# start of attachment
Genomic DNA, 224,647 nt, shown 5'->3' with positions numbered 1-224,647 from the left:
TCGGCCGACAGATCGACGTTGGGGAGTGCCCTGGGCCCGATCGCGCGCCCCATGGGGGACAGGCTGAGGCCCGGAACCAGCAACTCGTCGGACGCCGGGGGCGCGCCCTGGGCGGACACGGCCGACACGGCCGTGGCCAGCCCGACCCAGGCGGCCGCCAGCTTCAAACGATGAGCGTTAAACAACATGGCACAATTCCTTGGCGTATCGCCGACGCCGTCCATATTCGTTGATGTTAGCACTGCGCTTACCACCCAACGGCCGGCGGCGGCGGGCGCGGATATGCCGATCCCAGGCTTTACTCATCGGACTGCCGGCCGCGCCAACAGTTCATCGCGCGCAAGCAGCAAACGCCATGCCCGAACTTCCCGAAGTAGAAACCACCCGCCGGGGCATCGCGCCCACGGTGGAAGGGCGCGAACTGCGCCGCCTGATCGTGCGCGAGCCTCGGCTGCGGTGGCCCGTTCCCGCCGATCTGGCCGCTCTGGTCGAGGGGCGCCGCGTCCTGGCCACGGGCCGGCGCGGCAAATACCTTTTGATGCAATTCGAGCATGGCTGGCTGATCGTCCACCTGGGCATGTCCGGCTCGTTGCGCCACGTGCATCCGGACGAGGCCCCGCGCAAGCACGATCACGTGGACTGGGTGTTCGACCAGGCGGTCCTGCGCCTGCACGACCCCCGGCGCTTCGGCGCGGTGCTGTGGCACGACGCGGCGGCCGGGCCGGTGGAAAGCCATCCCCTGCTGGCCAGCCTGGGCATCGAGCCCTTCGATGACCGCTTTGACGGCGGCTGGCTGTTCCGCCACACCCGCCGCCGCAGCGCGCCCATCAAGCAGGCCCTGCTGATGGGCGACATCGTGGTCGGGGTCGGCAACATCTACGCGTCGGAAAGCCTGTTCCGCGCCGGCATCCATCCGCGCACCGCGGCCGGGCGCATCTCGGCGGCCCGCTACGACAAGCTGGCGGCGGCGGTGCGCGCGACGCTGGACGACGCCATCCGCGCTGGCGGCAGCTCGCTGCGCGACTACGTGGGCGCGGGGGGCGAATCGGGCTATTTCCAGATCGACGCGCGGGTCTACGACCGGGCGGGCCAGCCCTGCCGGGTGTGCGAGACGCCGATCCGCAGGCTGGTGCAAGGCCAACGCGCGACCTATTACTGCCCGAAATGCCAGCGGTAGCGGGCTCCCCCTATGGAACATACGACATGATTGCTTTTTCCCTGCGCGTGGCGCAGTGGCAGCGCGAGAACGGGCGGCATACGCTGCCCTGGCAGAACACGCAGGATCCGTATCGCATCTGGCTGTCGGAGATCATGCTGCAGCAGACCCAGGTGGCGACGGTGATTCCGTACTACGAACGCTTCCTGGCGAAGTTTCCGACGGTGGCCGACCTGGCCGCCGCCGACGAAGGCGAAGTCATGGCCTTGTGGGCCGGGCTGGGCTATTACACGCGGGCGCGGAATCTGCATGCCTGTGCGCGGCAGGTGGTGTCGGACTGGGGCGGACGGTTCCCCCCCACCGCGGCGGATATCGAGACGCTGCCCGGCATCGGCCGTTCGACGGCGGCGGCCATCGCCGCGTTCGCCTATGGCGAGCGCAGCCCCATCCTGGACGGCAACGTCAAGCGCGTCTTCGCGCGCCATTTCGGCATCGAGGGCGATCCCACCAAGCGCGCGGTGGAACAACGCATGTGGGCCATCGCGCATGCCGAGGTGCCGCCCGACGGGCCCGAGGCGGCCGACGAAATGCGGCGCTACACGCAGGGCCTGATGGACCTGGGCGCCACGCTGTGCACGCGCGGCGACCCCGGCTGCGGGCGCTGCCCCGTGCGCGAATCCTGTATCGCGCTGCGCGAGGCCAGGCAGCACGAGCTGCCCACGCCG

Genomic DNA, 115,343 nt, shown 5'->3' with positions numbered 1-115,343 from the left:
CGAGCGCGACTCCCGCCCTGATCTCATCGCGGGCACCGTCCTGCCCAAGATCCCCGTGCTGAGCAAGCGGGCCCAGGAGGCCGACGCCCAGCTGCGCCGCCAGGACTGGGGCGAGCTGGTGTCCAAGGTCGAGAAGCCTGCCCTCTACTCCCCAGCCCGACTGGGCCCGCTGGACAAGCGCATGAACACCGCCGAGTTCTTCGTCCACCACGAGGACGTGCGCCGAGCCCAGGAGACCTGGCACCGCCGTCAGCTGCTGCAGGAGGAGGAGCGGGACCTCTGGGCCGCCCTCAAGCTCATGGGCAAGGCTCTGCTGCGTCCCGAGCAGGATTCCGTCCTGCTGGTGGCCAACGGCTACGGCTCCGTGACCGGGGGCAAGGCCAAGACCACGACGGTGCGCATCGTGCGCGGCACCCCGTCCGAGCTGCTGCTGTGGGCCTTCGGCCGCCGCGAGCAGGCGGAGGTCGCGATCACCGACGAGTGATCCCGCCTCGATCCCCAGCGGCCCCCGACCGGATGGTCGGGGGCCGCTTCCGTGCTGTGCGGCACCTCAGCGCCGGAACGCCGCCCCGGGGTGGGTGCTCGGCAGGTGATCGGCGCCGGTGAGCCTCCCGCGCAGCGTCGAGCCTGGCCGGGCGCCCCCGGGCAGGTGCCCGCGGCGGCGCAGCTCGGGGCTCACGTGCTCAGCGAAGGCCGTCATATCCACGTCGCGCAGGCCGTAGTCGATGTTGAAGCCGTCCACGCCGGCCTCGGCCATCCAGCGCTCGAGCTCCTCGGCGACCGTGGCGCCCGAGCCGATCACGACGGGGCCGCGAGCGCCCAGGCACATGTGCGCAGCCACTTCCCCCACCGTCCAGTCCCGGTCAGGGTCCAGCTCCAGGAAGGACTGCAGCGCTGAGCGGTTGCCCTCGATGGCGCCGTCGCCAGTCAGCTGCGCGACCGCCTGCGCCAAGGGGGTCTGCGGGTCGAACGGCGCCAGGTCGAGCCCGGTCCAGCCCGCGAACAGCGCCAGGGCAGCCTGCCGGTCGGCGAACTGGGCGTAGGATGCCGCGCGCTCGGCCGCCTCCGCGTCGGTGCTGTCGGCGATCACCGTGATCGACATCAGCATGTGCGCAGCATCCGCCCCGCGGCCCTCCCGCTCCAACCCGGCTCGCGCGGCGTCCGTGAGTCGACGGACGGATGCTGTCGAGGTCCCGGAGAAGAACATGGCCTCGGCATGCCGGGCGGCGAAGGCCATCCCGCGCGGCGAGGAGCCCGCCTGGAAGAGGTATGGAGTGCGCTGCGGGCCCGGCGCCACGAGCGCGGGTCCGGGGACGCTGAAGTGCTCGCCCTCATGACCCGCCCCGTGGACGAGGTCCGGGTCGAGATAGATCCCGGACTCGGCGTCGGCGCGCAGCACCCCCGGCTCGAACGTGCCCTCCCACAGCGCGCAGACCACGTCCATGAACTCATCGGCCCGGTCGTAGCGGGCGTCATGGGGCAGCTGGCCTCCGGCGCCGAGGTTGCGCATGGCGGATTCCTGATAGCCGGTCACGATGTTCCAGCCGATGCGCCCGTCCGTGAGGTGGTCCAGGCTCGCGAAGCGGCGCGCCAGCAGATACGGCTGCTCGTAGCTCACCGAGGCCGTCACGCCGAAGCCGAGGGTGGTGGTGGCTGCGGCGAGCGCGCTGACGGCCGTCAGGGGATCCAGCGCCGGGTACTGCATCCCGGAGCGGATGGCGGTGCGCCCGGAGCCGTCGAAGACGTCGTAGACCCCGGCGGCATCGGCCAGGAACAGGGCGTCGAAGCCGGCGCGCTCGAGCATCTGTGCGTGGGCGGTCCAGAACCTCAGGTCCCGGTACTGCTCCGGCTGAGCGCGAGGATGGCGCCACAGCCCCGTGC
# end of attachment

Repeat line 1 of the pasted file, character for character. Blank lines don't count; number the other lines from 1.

Genomic DNA, 224,647 nt, shown 5'->3' with positions numbered 1-224,647 from the left: